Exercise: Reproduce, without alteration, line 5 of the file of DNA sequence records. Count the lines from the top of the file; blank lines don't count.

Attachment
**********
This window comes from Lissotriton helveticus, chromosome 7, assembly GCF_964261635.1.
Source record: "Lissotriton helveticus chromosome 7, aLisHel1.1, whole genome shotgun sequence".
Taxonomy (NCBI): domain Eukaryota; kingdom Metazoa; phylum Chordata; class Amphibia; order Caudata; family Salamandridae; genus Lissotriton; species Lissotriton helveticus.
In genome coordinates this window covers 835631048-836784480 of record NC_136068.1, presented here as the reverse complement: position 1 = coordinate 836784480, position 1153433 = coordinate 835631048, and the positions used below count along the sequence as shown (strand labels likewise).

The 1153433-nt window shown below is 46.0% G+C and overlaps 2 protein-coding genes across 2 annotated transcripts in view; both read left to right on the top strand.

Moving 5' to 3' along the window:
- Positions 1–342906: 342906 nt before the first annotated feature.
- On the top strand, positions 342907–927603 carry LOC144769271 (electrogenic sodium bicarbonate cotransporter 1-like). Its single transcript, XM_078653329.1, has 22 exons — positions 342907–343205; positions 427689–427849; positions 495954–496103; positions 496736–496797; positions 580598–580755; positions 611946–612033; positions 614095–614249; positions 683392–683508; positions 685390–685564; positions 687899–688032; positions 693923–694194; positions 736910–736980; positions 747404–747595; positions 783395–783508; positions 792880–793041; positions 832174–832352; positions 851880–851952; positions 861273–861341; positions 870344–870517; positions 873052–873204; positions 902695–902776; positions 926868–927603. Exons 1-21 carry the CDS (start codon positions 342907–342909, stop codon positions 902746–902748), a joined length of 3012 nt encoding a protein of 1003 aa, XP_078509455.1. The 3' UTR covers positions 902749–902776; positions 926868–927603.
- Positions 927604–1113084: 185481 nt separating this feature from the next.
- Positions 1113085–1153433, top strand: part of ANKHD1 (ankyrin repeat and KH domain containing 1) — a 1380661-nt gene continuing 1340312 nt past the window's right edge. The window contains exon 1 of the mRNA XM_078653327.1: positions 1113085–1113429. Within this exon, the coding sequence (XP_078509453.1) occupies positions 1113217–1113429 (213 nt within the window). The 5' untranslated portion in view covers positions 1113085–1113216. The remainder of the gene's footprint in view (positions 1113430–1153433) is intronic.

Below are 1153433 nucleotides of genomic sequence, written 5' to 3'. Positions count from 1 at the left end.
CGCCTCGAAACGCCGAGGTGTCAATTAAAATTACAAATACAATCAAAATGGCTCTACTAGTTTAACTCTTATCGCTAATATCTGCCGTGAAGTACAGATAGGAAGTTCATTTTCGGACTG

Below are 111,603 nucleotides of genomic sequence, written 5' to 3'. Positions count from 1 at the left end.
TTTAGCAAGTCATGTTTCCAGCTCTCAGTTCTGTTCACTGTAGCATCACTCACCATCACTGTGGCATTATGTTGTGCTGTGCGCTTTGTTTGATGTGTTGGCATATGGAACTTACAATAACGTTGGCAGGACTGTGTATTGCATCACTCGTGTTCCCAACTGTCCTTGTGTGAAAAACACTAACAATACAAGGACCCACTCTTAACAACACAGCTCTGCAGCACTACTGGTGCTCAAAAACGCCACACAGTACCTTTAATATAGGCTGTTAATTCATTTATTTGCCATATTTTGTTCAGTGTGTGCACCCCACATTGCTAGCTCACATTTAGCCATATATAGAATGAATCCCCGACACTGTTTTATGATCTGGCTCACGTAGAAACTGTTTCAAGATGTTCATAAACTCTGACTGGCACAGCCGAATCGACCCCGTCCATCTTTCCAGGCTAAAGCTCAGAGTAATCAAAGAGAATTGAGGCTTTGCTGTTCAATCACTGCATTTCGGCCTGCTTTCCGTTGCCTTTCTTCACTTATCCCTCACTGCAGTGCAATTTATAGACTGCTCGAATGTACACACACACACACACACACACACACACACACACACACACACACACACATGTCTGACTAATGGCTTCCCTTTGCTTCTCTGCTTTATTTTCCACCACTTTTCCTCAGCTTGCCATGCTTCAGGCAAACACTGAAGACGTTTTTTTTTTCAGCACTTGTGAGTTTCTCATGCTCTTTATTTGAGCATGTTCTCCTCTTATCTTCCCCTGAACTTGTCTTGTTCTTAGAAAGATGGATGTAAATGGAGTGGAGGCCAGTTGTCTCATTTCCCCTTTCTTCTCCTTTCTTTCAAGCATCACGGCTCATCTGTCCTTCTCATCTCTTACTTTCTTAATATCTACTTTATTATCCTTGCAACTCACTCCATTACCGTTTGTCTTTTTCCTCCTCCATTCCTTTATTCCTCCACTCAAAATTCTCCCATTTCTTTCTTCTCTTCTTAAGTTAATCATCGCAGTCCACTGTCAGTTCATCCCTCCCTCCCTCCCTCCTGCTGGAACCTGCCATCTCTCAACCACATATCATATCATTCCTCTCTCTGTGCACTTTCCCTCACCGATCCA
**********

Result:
The 1153433-nt window shown below is 46.0% G+C and overlaps 2 protein-coding genes across 2 annotated transcripts in view; both read left to right on the top strand.